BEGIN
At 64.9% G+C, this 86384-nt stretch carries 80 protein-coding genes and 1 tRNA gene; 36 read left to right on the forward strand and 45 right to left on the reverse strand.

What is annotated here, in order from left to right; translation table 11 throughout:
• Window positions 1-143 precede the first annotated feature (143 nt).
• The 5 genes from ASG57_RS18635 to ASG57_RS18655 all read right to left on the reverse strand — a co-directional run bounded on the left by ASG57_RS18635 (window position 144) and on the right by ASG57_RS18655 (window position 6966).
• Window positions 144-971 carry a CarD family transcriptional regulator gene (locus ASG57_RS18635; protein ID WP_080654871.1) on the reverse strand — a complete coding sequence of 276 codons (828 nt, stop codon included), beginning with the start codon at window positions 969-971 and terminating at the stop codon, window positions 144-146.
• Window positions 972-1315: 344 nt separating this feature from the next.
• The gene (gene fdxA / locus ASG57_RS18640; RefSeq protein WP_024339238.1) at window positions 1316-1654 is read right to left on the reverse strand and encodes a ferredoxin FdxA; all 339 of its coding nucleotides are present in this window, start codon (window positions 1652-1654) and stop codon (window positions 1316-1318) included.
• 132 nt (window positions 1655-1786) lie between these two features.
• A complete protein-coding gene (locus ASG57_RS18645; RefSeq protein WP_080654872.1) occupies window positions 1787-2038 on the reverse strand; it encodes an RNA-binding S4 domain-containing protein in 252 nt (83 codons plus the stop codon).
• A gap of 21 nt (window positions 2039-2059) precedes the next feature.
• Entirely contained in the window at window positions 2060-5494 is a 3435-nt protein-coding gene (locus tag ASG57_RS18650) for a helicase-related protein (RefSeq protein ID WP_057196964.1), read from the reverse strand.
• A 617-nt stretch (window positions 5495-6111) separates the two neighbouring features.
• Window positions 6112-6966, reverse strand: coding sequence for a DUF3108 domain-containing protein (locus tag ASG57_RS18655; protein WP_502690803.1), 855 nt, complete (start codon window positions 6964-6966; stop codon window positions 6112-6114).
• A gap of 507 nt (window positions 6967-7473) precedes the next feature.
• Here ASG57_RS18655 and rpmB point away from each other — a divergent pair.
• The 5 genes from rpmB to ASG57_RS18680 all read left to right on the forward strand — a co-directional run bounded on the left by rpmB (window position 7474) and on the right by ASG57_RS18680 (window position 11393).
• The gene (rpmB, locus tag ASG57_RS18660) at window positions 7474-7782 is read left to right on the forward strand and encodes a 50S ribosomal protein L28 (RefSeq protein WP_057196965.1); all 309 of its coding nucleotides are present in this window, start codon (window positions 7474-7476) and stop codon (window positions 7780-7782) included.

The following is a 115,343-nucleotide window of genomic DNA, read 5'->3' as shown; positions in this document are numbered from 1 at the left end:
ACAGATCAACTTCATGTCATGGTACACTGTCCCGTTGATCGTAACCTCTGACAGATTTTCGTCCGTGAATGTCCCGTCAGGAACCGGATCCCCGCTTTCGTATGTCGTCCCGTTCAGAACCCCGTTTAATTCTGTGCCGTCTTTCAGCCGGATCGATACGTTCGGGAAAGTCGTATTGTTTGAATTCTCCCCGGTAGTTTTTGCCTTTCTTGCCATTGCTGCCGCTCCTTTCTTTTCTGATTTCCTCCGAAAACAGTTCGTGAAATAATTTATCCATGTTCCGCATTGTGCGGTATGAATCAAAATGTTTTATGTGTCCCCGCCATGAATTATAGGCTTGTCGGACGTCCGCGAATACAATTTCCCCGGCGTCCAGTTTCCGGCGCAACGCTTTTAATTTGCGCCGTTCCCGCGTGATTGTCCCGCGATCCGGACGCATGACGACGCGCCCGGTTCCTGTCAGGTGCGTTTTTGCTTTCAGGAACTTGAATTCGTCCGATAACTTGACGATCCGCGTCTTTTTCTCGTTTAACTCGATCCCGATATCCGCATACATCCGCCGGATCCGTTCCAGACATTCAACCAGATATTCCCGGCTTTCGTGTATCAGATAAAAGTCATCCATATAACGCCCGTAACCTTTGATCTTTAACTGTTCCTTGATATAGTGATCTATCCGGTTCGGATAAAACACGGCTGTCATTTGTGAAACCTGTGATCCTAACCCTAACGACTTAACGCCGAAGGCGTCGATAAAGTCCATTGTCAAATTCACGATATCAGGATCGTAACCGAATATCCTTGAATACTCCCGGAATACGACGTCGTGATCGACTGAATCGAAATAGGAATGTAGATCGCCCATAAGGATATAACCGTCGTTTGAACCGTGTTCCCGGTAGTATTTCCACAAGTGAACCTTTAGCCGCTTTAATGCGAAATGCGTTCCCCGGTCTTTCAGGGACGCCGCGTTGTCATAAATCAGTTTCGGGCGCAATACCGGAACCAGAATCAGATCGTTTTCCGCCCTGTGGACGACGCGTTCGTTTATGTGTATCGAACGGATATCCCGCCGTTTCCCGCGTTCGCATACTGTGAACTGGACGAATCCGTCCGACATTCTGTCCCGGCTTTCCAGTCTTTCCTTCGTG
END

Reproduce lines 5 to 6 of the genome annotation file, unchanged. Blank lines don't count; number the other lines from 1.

• Window positions 144-971 carry a CarD family transcriptional regulator gene (locus ASG57_RS18635; protein ID WP_080654871.1) on the reverse strand — a complete coding sequence of 276 codons (828 nt, stop codon included), beginning with the start codon at window positions 969-971 and terminating at the stop codon, window positions 144-146.
• Window positions 972-1315: 344 nt separating this feature from the next.